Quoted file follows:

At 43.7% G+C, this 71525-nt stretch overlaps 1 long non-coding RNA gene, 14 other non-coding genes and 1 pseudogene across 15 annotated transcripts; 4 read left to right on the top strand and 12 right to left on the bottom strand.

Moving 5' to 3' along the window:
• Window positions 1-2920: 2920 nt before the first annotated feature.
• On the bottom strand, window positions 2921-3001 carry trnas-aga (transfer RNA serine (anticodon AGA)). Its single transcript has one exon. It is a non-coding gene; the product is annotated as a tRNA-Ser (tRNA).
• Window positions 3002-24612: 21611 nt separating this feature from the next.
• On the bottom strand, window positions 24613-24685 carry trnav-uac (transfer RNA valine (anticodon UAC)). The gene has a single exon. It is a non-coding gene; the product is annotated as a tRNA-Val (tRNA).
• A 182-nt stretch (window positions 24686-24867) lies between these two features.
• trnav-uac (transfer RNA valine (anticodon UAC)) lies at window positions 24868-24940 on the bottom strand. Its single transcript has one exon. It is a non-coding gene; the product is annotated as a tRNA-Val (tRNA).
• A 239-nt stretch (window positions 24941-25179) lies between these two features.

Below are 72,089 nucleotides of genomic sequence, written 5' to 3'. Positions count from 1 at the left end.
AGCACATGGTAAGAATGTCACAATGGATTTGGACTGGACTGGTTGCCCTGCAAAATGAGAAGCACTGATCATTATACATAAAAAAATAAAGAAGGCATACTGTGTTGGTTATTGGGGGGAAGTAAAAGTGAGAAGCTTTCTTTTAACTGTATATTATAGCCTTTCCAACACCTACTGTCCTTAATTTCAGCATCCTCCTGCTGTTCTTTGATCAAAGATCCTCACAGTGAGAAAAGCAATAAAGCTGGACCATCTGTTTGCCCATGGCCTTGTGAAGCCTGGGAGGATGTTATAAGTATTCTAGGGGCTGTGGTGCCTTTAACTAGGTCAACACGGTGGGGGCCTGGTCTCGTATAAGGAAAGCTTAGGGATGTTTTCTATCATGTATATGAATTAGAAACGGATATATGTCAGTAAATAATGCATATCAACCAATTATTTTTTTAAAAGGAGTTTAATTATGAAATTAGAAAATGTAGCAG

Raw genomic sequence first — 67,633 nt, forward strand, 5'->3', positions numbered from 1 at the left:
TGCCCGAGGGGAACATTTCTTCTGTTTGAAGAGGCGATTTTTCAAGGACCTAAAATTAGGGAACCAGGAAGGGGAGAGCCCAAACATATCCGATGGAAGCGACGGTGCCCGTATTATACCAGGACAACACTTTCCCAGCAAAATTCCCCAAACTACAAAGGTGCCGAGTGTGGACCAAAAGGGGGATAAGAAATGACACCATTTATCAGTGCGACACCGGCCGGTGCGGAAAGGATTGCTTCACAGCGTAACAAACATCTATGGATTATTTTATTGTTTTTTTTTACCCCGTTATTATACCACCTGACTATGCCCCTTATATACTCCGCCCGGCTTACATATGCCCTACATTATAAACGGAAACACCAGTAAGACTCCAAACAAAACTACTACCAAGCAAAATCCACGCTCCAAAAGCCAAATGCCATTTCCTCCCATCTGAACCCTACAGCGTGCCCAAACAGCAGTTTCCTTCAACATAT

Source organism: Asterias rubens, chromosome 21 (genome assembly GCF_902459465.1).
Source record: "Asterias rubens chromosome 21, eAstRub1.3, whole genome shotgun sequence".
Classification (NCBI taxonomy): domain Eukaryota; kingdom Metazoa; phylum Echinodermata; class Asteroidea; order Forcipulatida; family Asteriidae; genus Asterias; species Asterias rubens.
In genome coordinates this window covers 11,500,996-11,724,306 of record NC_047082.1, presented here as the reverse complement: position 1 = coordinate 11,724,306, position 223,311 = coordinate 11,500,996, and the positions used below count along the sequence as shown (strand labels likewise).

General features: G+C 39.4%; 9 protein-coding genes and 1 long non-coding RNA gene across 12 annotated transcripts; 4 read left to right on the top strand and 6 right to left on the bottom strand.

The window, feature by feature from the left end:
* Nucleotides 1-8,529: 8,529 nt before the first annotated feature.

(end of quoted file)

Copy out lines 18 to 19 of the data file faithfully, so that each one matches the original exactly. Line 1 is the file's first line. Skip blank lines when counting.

General features: G+C 39.4%; 9 protein-coding genes and 1 long non-coding RNA gene across 12 annotated transcripts; 4 read left to right on the top strand and 6 right to left on the bottom strand.

The window, feature by feature from the left end: